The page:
Scottish Heather Honey
Specific characteristic: very high thixotropy – meaning it turns into gel, when at rest.
Heather honey has an unusual texture, due to its thixotropic characteristic, being a jelly until stirred, when it becomes a syrup like other honey, and turning again to a jelly.
Both heather (Calluna vulgaris) and manuka (Leptospermum scoparium) honeys are described as thixotropic. This means that they are gel-like (extremely viscous) when standing still, but they can turn liquid when agitated or stirred.
The viscosity of heather honey is so high that makes the extraction of the honey from the comb very difficult. That’s why, this honey is extracted by pressure (instead of centrifugation), which destroys the combs.
For more info on health benefits please visit Healthy with Honey
What to do with it?
Heather Honey is very strong in flavour hence should bee used with caution. It goes very well with oranges in marloade or in cakes.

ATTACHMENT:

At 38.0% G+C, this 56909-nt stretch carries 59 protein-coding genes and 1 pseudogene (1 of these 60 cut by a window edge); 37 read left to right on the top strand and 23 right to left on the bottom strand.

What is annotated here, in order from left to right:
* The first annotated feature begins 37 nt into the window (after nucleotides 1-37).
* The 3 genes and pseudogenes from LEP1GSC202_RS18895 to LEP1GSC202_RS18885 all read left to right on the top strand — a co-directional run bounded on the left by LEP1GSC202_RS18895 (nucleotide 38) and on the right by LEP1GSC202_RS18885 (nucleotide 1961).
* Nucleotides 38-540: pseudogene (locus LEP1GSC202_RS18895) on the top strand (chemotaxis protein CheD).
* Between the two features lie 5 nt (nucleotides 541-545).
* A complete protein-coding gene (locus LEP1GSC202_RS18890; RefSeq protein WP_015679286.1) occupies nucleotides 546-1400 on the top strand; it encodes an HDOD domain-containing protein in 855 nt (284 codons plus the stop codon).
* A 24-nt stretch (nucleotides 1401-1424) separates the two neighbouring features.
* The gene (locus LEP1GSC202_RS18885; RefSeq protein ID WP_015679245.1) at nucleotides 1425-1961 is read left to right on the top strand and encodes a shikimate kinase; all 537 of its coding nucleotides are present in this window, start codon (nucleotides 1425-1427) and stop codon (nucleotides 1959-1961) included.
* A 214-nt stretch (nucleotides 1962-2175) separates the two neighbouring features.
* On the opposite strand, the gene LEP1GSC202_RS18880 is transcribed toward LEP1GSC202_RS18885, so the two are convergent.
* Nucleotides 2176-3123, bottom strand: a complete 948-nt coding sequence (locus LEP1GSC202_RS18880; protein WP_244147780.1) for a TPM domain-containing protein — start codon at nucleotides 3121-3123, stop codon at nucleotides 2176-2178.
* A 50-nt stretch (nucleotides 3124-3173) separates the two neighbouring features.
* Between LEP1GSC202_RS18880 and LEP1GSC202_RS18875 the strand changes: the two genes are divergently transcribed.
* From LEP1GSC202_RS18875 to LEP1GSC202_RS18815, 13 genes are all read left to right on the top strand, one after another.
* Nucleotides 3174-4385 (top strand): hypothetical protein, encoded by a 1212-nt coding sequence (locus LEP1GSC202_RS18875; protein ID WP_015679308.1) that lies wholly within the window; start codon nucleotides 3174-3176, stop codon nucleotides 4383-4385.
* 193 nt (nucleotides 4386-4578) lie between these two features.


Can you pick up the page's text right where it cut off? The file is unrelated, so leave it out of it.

Here is a quick recipe for heather honey cake
- Preheat the oven to 180C/gas 4. Butter a 20cm cake tin and line the base with baking parchment.
- Cream the butter(85g) and sugar (85g) until light and fluffy. Gradually add the eggs (2), followed by the honey (115g).
- Gradually add the eggs, followed by the honey. Sift over the flour (225) and baking powder (1tsp)and fold in gently to combine.
- Sift over the flour and baking powder and fold in gently to combine. Turn the mixture into the prepared tin and level the surface.
- Bake for 30 minutes, until golden and shrinking slightly from the sides of the tin. Turn out and cool on a wire rack.
- When cold, slice and serve spread with unsalted butter.
All the best and enjoy.